I had a team with various work colleagues competing in the Clojure Cup in each of it’s 3 events - in the last year we came 3rd with our IKEA visit planner (which unfortunately can’t be found anywhere - we’ll need to fix it up and host it somewhere).

I can be found sometimes at the Sydney Clojure User Group, or playing cricket on a Saturdays.

November 2017: Introduce yourself!
December 2017: Introduce yourself!

We talk a lot about Community with a capital C, but all it really is is people, lots of people just like you and me, all bringing their own unique voice to the table. Introducing yourself means people get to know a little more about you, so that you’re no longer a stranger, but a real human sitting on the other side of the screen.

If you’re new here, or you’ve been around for a while but haven’t introduced yourself yet then this is your chance. Tell us your story!

Some ideas of what you can share:

(repeatedly #(rand-nth [

  • your journey towards Clojure
  • the things you’re working on
  • where you’re from or where you live
  • you elsewhere on the web (home page, Twitter or Github account)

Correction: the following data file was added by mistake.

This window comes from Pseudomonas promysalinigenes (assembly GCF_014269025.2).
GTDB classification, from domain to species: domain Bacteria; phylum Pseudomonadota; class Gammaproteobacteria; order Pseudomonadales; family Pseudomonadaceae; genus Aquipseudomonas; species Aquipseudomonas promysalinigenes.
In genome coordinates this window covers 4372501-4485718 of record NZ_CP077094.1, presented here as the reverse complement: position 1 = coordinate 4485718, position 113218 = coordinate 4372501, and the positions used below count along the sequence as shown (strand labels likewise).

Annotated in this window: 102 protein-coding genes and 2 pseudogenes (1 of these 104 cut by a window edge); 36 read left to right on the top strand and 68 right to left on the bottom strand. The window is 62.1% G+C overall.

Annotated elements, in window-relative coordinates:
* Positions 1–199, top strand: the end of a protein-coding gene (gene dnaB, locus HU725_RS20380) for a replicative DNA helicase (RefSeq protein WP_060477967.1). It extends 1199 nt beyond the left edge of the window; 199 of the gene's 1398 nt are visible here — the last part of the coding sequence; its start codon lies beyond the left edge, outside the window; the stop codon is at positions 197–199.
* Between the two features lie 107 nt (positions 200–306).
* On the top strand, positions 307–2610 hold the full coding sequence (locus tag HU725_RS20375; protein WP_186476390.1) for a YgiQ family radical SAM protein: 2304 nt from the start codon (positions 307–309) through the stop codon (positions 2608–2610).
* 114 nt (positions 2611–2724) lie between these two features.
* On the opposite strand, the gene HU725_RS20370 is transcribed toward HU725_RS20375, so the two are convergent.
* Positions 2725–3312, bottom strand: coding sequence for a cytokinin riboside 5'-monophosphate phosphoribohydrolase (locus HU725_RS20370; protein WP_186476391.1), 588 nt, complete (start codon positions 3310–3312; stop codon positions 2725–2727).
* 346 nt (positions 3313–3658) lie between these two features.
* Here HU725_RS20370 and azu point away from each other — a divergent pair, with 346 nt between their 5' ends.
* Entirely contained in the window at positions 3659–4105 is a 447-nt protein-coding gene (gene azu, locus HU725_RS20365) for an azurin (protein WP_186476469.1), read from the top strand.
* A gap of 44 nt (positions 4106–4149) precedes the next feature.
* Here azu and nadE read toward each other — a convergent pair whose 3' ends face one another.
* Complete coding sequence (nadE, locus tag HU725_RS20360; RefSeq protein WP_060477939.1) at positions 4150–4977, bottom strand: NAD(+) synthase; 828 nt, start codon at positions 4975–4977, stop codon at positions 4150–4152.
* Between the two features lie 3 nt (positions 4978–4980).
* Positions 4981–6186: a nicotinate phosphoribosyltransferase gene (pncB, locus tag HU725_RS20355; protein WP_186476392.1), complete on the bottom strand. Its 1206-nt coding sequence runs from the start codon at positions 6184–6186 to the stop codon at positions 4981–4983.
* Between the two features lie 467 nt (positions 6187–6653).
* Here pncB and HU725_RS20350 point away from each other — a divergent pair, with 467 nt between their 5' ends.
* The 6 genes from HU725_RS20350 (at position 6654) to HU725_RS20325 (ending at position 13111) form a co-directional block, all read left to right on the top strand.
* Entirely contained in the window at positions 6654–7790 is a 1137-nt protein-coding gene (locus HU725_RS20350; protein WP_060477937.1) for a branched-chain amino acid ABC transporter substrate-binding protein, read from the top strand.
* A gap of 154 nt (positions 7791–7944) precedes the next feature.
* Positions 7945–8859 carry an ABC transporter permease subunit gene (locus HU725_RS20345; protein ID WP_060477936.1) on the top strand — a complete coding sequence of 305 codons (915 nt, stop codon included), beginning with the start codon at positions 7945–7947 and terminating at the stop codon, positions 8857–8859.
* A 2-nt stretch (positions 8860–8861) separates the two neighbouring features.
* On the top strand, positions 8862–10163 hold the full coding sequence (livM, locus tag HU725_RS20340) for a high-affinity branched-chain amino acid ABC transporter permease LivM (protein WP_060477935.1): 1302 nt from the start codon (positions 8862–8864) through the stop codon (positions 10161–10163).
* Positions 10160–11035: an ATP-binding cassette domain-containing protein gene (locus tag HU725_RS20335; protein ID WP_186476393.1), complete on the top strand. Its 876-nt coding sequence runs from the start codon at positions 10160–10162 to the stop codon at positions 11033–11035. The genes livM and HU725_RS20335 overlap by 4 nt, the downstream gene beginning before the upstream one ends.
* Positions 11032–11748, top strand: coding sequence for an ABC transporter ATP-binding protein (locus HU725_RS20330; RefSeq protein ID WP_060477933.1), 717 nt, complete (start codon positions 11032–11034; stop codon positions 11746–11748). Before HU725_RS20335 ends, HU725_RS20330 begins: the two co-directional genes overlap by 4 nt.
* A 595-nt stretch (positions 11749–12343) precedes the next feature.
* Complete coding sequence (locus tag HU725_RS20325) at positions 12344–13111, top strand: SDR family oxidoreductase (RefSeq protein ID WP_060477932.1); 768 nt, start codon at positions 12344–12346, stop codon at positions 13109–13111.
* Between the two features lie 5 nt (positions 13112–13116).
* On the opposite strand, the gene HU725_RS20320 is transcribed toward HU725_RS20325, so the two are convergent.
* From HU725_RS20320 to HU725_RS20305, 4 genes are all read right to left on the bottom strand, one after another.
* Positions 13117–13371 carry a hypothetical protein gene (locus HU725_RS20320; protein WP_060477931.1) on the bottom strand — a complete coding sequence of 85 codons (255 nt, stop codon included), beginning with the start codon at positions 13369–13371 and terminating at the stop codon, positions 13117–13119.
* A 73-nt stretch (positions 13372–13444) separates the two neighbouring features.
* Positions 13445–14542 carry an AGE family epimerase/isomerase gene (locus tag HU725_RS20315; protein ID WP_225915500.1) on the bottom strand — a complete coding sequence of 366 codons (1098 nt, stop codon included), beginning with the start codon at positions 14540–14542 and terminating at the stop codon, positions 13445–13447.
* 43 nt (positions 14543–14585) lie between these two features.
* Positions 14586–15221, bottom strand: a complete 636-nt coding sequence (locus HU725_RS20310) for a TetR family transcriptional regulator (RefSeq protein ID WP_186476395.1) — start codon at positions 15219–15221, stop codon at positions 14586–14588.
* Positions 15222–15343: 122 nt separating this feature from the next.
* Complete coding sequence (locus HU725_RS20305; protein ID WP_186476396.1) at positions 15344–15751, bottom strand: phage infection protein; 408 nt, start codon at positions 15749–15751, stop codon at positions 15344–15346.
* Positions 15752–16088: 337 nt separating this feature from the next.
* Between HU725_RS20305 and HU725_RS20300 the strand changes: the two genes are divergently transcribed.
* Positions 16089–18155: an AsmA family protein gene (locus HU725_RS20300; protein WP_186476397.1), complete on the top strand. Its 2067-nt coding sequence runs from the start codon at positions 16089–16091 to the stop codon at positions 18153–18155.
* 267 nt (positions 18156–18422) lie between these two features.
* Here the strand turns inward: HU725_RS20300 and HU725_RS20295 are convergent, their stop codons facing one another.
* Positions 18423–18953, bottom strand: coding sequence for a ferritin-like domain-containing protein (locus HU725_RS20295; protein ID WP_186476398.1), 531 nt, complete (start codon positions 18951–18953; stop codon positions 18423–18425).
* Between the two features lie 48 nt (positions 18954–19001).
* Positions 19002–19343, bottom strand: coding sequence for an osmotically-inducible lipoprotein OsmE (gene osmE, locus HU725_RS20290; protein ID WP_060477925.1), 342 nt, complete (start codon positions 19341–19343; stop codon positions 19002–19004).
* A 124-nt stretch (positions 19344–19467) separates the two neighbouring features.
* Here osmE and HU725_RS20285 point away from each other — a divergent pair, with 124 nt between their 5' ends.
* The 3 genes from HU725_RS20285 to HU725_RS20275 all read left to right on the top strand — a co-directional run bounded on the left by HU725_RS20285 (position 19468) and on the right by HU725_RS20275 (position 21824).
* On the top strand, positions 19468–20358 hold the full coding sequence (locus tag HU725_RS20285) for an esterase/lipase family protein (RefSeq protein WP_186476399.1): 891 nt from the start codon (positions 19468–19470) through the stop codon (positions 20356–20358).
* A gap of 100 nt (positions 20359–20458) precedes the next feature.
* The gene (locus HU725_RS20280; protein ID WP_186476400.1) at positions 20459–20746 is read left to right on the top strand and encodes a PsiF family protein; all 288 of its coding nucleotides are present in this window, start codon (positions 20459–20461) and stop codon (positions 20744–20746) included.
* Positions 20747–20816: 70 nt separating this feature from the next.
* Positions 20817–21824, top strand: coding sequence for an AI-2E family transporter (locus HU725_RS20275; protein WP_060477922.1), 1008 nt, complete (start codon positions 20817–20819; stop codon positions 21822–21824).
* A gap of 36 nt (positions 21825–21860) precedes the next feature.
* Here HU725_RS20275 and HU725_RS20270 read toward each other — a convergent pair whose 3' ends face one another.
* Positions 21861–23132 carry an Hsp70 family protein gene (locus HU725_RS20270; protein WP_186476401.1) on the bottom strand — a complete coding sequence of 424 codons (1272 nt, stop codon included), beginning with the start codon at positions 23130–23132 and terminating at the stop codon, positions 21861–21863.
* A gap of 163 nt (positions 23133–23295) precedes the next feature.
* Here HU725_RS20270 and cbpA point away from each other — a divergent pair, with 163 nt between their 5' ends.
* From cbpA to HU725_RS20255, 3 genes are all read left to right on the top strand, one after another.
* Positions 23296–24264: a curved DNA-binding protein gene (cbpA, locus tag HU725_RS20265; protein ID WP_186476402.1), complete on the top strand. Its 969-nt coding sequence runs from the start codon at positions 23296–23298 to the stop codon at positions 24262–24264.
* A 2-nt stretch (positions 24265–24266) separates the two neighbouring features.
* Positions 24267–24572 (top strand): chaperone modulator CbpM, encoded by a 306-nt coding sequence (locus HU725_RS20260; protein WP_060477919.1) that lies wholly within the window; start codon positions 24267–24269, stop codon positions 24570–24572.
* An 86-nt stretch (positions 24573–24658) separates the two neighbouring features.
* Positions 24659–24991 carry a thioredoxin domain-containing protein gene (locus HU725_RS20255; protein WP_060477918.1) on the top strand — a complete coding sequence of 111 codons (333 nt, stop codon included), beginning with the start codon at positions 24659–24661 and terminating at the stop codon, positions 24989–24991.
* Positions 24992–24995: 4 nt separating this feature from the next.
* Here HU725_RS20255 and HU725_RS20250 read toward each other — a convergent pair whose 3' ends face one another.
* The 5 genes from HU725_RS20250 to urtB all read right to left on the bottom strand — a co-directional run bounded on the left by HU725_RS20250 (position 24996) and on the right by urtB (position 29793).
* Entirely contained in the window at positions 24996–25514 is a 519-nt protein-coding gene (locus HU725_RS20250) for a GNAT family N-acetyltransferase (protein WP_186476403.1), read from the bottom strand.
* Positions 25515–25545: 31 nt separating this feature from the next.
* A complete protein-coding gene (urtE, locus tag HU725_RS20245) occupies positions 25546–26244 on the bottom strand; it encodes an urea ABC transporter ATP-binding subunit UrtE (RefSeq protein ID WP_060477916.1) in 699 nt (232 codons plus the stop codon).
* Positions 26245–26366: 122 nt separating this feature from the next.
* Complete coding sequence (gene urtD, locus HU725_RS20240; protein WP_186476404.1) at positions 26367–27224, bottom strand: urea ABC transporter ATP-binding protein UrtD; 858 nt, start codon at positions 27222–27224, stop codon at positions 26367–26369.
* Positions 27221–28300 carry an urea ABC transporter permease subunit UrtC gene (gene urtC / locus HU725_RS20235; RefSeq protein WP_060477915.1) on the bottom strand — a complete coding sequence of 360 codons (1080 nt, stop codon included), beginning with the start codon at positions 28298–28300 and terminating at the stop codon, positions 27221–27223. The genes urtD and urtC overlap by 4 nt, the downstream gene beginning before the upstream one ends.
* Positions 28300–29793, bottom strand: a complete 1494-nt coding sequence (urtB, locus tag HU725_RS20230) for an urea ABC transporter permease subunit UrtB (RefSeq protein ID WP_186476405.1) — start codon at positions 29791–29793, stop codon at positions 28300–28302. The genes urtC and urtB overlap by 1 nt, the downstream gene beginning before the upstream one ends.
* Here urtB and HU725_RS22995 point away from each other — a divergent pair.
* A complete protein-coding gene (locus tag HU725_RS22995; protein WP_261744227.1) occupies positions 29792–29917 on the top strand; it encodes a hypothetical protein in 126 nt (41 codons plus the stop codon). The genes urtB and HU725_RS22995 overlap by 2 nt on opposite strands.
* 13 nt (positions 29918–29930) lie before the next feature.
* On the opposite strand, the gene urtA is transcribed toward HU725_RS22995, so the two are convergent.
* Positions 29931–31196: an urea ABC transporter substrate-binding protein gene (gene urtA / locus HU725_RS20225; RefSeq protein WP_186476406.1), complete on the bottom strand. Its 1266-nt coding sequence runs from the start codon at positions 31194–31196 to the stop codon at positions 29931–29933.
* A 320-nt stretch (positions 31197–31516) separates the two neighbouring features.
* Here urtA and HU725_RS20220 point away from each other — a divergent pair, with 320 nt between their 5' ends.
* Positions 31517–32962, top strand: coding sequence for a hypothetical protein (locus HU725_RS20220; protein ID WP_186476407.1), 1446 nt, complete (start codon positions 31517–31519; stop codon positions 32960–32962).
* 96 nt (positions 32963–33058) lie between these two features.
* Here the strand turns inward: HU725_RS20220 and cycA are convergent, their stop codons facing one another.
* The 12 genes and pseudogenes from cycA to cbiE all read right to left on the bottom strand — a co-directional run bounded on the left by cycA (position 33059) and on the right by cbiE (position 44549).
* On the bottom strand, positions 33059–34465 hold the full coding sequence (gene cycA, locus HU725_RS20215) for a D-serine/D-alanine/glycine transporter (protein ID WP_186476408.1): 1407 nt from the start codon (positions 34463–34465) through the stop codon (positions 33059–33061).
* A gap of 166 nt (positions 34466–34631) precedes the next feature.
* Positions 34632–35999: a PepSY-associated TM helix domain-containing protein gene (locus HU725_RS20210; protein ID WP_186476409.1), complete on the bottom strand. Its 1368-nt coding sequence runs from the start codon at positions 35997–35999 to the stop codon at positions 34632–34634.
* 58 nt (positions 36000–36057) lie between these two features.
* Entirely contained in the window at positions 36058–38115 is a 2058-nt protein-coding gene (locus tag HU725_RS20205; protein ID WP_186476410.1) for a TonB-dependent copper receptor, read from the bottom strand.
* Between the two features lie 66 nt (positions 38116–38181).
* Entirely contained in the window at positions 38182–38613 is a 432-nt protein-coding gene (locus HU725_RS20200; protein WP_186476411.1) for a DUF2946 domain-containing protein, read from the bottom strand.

• how people can support you
  • any particular hobbies or interests
  • anything else you like to share


This month in particular you can also anwer: What do you love or hate about the end of year season?


My name is Arne. I mostly did Ruby before discovering Clojure, and I’m absolutely delighted to have found such an elegant, practical language and friendly community.

You may know me from Chestnut or Lambda Island, I also keep this place going together with an awesome team of admins and mods. If you like any of the stuff I’ve done you can support me on Patreon.

I’m from Belgium and live in Berlin, but avoid being here in winter if I can help it. I like the last few weeks of the year because it’s usually a time for me to slow down, take a break, spend time with family, and to reflect on what’s been and dream about what’s to come.

I’m also a (former) juggler, hip-hop artist, poet, sound engineer, hobby cook, and language geek :slight_smile:


Hi there!

I am Aspasia a Clojure developer based in Amsterdam. I am organiser and tutor for the ClojureBridge NL chapter. I got into programming since a little girl, I have tried many programming languages since then and most of my professional experience before was in Java. I am fascinated with the lisp way of thinking and it turns out that it matches my way of thinking too!